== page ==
STL doomed, gambling financier tells Senate
That’s how gaming consultant Charlie “Atong” Ang describes the state-sanctioned Small Town Lottery (STL).
Ang, an alleged gambling lord, said at a Senate hearing on Monday that current STL operations were designed to fail.
He offered a solution to the problems plaguing STL—government takeover of STL operations and adoption of his “formula” that would enable the Philippine Charity Sweepstakes Office (PCSO) to earn more revenue.
“There is no end to the discussions on the problems of STL because it was designed to fail,” Ang said at the hearing of the Senate committee on games and amusement, presided over by Sen. Panfilo Lacson, on a bill to create the Philippine Charity Office.
Ang was addressing Lacson’s observation that despite several hearings on the matter, nothing seemed to be resolved.
Ang said there was no way to correct current STL operations because “the formula is wrong.”
The PCSO cannot really determine actual STL sales because gambling lords are allowed to operate it, he said.
STL was launched by the PCSO in the hopes of eradicating “jueteng,” an illegal numbers racket. But STL failed to eliminate jueteng because gambling lords used it as a front for the illegal numbers game. The two games have similar mechanics.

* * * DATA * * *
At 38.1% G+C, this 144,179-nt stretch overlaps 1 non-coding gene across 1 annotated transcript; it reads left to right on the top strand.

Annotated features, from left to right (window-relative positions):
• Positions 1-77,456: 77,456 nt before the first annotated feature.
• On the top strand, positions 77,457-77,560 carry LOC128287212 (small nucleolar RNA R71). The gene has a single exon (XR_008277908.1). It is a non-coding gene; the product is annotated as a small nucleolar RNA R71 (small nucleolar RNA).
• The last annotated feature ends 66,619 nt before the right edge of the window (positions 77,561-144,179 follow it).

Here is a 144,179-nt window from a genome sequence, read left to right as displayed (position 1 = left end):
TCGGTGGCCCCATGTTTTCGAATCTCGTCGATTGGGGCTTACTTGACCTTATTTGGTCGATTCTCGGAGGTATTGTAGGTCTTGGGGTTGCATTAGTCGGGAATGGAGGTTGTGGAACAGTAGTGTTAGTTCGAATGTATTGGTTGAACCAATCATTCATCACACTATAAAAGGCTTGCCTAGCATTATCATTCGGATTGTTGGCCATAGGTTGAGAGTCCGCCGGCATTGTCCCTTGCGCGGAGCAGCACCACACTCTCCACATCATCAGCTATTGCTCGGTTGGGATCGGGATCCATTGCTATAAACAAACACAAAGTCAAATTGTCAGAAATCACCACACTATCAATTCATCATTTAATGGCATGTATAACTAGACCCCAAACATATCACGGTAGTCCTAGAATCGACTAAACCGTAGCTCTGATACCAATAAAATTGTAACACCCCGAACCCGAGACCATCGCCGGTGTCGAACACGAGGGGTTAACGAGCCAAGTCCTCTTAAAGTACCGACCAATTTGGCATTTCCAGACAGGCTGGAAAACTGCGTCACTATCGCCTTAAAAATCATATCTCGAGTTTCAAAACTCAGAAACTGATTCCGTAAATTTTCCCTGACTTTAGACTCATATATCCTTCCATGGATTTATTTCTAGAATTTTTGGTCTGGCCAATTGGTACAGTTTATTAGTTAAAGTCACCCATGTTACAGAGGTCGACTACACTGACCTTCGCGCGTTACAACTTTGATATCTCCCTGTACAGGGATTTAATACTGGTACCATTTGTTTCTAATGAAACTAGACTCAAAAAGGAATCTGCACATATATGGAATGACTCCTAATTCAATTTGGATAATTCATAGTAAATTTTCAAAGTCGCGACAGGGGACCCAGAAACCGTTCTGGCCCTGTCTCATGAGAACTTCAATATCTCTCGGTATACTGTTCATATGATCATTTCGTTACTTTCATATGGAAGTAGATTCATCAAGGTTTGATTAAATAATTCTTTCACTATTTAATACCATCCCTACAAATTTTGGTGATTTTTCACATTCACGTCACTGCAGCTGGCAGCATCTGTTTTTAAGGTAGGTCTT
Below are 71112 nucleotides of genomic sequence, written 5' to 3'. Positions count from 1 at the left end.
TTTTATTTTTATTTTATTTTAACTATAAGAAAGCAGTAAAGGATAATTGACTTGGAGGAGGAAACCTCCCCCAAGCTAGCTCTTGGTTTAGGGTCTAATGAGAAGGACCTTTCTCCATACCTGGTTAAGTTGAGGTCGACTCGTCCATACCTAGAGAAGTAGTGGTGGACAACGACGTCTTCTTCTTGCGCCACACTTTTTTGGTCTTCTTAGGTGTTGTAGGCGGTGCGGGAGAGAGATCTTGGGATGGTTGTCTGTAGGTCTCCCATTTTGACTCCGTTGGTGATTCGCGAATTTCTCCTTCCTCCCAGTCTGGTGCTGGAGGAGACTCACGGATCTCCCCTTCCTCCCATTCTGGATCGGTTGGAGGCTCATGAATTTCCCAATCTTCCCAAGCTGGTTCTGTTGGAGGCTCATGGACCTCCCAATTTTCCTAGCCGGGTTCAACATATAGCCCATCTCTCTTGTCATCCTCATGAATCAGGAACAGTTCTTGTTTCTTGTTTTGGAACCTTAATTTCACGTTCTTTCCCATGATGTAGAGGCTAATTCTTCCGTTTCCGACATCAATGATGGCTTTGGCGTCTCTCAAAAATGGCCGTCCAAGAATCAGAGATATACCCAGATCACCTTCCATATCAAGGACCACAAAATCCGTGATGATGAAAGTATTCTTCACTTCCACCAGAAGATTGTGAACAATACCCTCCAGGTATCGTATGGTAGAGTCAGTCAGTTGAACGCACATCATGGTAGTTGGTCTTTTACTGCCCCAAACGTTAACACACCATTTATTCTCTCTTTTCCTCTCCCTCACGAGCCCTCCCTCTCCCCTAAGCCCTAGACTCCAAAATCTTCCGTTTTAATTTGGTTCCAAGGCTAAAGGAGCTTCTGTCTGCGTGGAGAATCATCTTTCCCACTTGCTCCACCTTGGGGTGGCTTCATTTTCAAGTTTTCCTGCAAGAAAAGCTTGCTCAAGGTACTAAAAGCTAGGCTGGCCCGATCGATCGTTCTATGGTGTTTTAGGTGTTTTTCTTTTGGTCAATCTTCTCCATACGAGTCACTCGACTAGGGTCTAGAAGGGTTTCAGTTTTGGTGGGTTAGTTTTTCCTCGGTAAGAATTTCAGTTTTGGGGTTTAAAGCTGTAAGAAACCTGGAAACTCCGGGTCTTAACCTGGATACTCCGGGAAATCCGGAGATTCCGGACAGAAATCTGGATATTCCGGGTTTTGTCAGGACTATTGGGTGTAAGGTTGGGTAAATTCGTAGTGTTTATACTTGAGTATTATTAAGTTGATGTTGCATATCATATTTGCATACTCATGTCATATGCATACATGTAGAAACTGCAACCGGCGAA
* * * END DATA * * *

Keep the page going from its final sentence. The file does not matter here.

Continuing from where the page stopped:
At a hearing last month, Lacson said the government was losing at least P4 billion a month or P48 billion a year to gambling lords operating STL outlets in Luzon.
The forgone revenue was a far cry from the P1.7 billion the PCSO collects monthly from authorized agent corporations.
Ang said at the hearing in January that he could guarantee the PCSO at least P60 billion in yearly revenue or P200 million daily if the agency took control of STL operations.
“How would you do that?” Lacson asked Ang on Monday.
Ang proposed that he be allowed to discuss “the formula” with the PCSO outside the hearing as there were some legal matters that needed to be threshed out.
In his proposal, gambling lords would no longer dictate the amount of sales they wanted to remit to the PCSO.
Subscribe to INQUIRER PLUS to get access to The Philippine Daily Inquirer & other 70+ titles, share up to 5 gadgets, listen to the news, download as early as 4am & share articles on social media. Call 896 6000.